2/6/1911, Indenture, The Watertown Company, a corporation, grantor; James Hanley, grantee, Lots 9 and 10, Block 5, $1 in gold coin. This is the first transaction involving the two lots that currently define 1104 East Alder Street. James Hanley was a clerk at W. P. McKean, men’s furnishings, 127 West Main. (While city directories indicate the Hanleys resided at 1104 East Alder until selling the property in 1920, city directories also indicate three other married couples residing at the address in 1915, 1916 and 1920 respectively for whom no deeds of ownership exist. It would appear that perhaps the Hanleys rented out a portion of their home.)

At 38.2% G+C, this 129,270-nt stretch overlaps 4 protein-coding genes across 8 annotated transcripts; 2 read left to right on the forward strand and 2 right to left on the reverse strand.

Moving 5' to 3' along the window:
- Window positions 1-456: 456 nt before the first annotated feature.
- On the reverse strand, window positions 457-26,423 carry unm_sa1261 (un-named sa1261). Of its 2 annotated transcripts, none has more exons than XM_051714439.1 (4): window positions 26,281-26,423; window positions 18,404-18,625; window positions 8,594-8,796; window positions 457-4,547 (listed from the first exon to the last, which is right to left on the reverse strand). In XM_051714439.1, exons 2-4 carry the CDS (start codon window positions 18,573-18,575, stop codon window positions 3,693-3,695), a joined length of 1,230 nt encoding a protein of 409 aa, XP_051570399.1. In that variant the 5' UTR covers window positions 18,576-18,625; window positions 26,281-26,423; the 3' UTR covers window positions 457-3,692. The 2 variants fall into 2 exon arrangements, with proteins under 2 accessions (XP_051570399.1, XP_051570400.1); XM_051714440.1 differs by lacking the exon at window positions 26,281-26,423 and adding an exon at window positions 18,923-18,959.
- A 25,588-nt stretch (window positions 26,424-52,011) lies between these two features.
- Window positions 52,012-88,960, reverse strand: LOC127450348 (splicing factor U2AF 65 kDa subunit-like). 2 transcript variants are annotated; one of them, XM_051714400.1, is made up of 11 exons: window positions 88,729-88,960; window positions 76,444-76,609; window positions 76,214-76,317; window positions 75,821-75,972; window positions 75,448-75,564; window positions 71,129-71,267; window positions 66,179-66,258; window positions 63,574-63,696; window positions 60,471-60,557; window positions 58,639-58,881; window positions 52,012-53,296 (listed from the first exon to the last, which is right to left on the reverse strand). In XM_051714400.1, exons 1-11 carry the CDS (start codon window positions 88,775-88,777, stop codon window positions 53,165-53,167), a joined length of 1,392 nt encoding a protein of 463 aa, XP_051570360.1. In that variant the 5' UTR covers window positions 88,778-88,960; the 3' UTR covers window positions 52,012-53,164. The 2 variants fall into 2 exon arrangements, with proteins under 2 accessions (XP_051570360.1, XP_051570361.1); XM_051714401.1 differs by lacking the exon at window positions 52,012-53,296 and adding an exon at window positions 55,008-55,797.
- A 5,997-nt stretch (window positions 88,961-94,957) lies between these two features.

1/7/1920, Statutory Warranty Deed, James and Lizzie Hanley, grantors; Henry and Mary Jane Gantenbein, grantees, $10 and other valuable considerations. No occupation was listed in the city directory for Gantenbein, but it does state he paid $1,350 for the house, not a subject normally found in directories.
3/27/1922, Statutory Warranty Deed, Henry and Mary Jane Gantenbein, grantors; Daisy B. Hall, grantee, $4,000.
1/27/1927, Quit Claim Deed, James H. Hall, grantor; Daisy B. Hall, wife of the said party of the first part, grantee, $1. James Hall was listed as a brakeman. Following his death, she married George Montgomery and continued to reside at 1104 East Alder. The Walla Walla Union-Bulletin on August 22, 1946 reported the death of Mr. Montgomery, noting that he had retired as superintendent of Pioneer Park, directly across McKinley Street from 1104 East Alder, on April 24th due to ill health.